It has been observed before by very experienced authors that the finer nuances of your editorial philosophy are only revealed here, in this blog, but we do not all have the time to troll through every blog post discovering these pearls of wisdom. I realize that the guidelines could become unwieldy if you attempted to address every possible scenario, but I hope you will remain sensitive to issues that we authors bring to your attention and improve the guidelines when needed.

Finally, I would like to see editors engage in a two-way conversation with authors when problems do arise, and even – gasp! – admit that there might be room for interpretation occasionally. In law enforcement, there is such a thing as a verbal warning, precluding the issuance of a ticket that leaves a permanent stain on one’s record. You, too, could let somebody off once in a while; i.e. go ahead and approve an article after “flagging it down.”

Comment provided October 5, 2011 at 7:20 PM



We appreciate your candid response. :) With human reviews (a minimum of 2 per article) there will be some inconsistencies but we work on training our editors daily. If issues like this arise, we are more than happy to address them and educate our editors and make the necessary changes if need be.

The Editorial Guidelines are ‘guidelines’ and not ‘rules’. We would write something equivalent to War and Peace if we touched every area. ;) Our Member Support team is available to address any and all concerns you have so feel free to contact us. We are also working to change the way we address “flagged’ areas in your articles. Those changes will be coming soon.

I will take a look at your account and address your specific issue with you privately.


Richard Frost writes:

Thank you. Your comments reveal a heartening degree of concern to maintain positive relationships and constructive dialogue with your authors. So much of what we do online is impersonal and socially atomizing; it makes for a refreshing change to encounter some humanity.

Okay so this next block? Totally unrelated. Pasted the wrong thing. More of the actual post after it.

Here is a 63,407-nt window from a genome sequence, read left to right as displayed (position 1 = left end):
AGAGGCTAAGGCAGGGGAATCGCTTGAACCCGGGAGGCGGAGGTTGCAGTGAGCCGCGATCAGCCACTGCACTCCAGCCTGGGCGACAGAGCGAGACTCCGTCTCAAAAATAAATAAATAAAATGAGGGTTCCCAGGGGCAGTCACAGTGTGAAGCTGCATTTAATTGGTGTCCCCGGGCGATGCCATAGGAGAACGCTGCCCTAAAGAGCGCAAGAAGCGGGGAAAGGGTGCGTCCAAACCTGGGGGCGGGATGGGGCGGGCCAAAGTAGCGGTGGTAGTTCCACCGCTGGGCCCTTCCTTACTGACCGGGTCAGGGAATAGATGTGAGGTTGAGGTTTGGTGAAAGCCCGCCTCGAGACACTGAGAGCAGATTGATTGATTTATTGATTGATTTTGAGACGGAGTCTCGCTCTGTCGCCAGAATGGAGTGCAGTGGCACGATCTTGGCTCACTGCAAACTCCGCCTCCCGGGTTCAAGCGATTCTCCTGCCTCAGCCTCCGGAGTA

Elisabeth Kuhn writes:

Thanks for this update. I appreciate that they are very clear and explicit. This will make it easy to stay on the good side of your editors.

Comment provided October 5, 2011 at 7:31 PM


Mac McGovern writes:

I like and appreciate the clarification of guidelines. If I may make a recommendation, when editing articles, I believe it may be beneficial if the author indicated why the article is being changed. I often make changes after my article is published because of formatting or to make simple adjustments. Since there is so much emphasis on the submission of the article and the impact it has on different author levels, I wonder the impact editing has on level determination.

Comment provided October 5, 2011 at 8:22 PM


unbrokenheart writes:

I found this information extremely beneficial. It was complete, concise, and answered many of my questions. Thank you so much for providing this very valuable writing tool.

Comment provided October 5, 2011 at 8:46 PM


Steven Walker writes:

I am surprised that when something is approved, that it isn’t revised or edited more clearly. I have had occasion to have some editor say that they didn’t find a word suitable and so removed it. They then published my article with a word missing in the sentence. I went back to revise it and insert one word in the text and it took a whole re editing session for them to approve my one word addition. Then they published it with the word missing as if they didn’t read my resubmission. Also, I can’t help what an author I am quoting says or how he spells something. If I change it, I am editing his work which is illegal for me to do with a copyrighted quotation. i am glad you are improving your editing and I think your priorities would be the first thing needed to be changed.
I am not trying to do anything but be constructive, respectfully submitted,
Steven Walker

Comment provided October 5, 2011 at 8:54 PM



Someone from our Member Support team will be in touch with you shortly to address this with you.


Dee writes:

I really appreciate this recent update to the editorial guidelines. Being fairly new to the EzineArticles process and wanting to closely adhere to the rules, I found it a bit time-consuming to seek out clarifications on some points. With this update, that particular task is a whole lot easier.

Comment provided October 5, 2011 at 10:37 PM


poch peralta writes:

Thank you for the effort EzineArticles.

Comment provided October 5, 2011 at 11:08 PM


arnold writes:


Comment provided October 5, 2011 at 11:37 PM


Karen writes: